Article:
Discipline Is Crucial for Black Communities—There's Still Room for It in Gentle Parenting

For Black families who've embraced gentle parenting as a way to heal generational patterns of fear and punishment, it might seem impossible to teach their children discipline. In fact, the opposite is true.

Side view of father and daughter talking in kitchen during morning
Photo: Getty Images

As Black parents discover and embrace gentle parenting—a method of childrearing that encourages open communication, healthy boundaries, and free will—some aspects feel less intuitive. The benefit of gentle parenting for Black families is obvious. Many Black parents have experienced centuries of trauma and abuse that have infiltrated their parenting and it's a welcome shift from more traditional methods involving fear and punishment. Many gentle parents feel like the parenting style allows Black children to show up as their full selves.

Still, it's less clear how to find the balance between children's free will and self-advocacy and discipline that promises to keep them safe in the larger world. It's no secret Black youth are more likely to be misperceived than their non-Black counterparts. For parents who want to be sure that their children are both emotionally healthy adults and prepared for a society that won't give them the benefit of the doubt, bridging parenting methods can feel challenging.

Chazz Lewis, a parenting coach and educational specialist, who goes by "Mr. Chazz," encourages parents to lead with empathy and grace, embrace small daily improvements, and says, "the more we grow, the more space [children] have to grow and they will take up that space."

Read on for suggestions on how to teach discipline while gentle parenting.

Abandon the Narrative—and the Pressures—Around Black Parenting

Mr. Chazz notes that before Black parents can discuss the steps to healing and use better discipline strategies, it's essential to acknowledge the diversity of the Black parenting experience. "We need to acknowledge that Black parents are not a monolith," he says. "There is a lot of diversity amongst Black parents, and that diversity continues to expand.

This matters because abandoning the perspective that Black families must act or respond in a particular way makes room to lean into a parenting style that best aligns with a personal parenting journey. It is also an opportunity for children to develop into who they are, without bringing the pressures of the external world into the home, and makes it easier to model realistic age-appropriate expectations around discipline.

It might also make it easier to respond to loved ones who challenge how parents raise their children. Mr. Chazz says, "We can't talk about Black parenting without talking about Black childhood."

He says parents of all backgrounds are often unaware of how they need to heal and grow until their children challenge them to do so. By abandoning the expectations, parents spend less time conforming to a uniform Black experience and more time giving kids a solid childhood experience and healing.

Teach Them How to Apologize By Modeling It

One of the most underrated aspects of discipline is knowing when to say, "I'm sorry."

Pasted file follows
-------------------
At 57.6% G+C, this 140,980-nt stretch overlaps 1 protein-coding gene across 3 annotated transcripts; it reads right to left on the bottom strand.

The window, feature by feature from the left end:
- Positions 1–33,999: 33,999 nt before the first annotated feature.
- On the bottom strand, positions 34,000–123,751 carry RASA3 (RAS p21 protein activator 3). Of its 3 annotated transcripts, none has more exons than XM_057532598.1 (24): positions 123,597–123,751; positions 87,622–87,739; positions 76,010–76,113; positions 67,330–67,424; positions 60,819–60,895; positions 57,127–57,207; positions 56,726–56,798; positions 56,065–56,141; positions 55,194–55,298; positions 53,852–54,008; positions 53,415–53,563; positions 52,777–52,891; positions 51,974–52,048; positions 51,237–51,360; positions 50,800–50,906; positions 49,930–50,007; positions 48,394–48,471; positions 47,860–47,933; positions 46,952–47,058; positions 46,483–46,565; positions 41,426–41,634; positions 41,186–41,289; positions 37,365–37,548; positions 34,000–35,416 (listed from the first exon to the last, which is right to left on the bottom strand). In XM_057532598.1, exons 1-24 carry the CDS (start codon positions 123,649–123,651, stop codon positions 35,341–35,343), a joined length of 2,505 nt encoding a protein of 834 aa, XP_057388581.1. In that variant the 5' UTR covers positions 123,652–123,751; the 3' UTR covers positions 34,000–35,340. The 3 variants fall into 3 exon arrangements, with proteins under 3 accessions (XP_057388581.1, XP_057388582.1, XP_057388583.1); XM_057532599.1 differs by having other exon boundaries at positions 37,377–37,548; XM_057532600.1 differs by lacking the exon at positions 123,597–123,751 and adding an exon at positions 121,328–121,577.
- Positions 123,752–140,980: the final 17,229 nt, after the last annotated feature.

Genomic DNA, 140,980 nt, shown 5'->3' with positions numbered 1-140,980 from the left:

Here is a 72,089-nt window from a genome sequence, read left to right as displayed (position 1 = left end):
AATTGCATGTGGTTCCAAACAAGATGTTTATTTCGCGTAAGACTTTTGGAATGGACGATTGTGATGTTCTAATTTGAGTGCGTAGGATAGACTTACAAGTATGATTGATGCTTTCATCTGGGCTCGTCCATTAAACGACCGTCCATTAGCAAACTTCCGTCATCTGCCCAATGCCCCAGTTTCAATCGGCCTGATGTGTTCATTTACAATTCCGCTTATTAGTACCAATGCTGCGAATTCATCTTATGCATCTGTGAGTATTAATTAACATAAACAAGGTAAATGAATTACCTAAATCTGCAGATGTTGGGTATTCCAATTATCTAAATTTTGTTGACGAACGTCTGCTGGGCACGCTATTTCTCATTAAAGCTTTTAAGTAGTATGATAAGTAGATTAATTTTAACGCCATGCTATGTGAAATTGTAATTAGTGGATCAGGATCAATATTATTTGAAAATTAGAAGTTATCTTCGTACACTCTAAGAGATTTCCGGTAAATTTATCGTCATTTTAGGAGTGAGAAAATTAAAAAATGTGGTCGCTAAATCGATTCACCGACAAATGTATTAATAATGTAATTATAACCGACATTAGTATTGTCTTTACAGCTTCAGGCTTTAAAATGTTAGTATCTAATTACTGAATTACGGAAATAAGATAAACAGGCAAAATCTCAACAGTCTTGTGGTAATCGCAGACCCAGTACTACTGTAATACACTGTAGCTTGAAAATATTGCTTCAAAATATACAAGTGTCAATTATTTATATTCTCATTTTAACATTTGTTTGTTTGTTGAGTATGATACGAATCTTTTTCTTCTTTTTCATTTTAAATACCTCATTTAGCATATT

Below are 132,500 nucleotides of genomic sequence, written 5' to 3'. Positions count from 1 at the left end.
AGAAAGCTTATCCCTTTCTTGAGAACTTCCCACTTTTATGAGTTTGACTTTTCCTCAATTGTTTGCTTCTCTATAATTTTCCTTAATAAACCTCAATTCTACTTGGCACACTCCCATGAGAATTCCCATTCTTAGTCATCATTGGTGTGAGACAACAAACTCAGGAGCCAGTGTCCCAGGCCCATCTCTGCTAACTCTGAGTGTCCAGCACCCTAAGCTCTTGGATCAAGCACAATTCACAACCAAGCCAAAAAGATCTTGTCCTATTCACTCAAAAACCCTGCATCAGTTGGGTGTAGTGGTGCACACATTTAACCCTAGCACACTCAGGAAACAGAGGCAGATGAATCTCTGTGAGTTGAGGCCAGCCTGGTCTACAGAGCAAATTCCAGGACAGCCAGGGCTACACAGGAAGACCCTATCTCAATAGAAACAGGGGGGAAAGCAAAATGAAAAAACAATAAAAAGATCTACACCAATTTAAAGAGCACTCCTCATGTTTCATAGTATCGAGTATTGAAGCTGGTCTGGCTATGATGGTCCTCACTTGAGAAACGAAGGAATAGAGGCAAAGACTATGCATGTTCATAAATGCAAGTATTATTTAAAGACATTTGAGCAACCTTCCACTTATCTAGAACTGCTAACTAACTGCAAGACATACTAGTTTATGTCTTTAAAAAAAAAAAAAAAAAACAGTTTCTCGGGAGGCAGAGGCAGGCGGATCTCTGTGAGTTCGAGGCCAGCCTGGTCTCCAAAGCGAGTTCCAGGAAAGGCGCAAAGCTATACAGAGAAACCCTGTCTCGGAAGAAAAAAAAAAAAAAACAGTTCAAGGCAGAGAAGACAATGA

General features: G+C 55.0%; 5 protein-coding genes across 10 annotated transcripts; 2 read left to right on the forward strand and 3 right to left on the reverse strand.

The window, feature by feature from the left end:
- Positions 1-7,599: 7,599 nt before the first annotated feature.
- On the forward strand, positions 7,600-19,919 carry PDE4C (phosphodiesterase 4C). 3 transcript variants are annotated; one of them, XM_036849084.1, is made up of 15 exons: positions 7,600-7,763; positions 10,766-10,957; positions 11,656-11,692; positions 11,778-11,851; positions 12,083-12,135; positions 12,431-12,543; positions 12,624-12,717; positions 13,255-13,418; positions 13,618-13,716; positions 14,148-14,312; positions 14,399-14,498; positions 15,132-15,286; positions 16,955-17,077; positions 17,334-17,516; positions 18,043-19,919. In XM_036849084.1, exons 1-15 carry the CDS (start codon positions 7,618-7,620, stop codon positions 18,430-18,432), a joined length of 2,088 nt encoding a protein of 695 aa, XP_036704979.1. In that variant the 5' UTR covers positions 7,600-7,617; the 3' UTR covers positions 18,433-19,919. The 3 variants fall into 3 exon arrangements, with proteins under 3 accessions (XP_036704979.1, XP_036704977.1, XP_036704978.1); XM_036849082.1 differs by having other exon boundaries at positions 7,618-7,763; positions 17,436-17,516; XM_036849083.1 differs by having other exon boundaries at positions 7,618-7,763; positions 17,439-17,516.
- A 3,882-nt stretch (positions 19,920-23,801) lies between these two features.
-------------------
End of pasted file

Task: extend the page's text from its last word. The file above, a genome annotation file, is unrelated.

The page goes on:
Parents might recognize saying "I'm sorry," to their children is a crucial element of gentle parenting. But they might be less aware that apologizing is a display of discipline, and when we model authentic apologies we teach our children to pause and consider others' feelings and how we impact them.

Unfortunately, many of us grew up without having received a proper apology from our parents. And Mr. Chazz says without reflection, parents are at risk of passing this behavior to their children. As parents work to heal from their parents' choices, they must model apologies and how to better respond to uncomfortable situations.

"To learn skills like how to manage our emotions, respond as opposed to react, and make a genuine apology when we make mistakes, is beneficial in more relationships than just the parent/child relationship," he says, noting the importance of this skill in all of our relationships. "As you grow your ability to use your skills, you will grow your child's ability to use these skills. They learn from our example."

Mr. Chazz

"A parent who is operating from the fear of what they don't want might say, or think, 'If you don't stop hitting, you're going to end up in jail or worse.' This might trigger us to do anything we can to stop the hitting."

— Mr. Chazz

Connect Your Boundaries to Your Values

There's a lot of talk about the importance of boundaries, but much less attention is given to the importance of tethering our boundaries to something more important. Mr. Chazz suggests that Black families practicing gentle parenting connect their boundaries to values as a way to teach children how to interact with the larger world.

"Too often, we set boundaries based on what we don't want as opposed to what we do want," he says. "Whatever we focus on, we will get more of."

He says many parents focus on the problem instead of the behavior we want to encourage from a place of fear. "A parent who is operating from the fear of what they don't want might say, or think, 'If you don't stop hitting, you're going to end up in jail or worse,'" he says. "This might trigger us to do anything we can think of to stop the hitting. We might yell, tell them to sit by themselves, or even hit them to get them to stop hitting."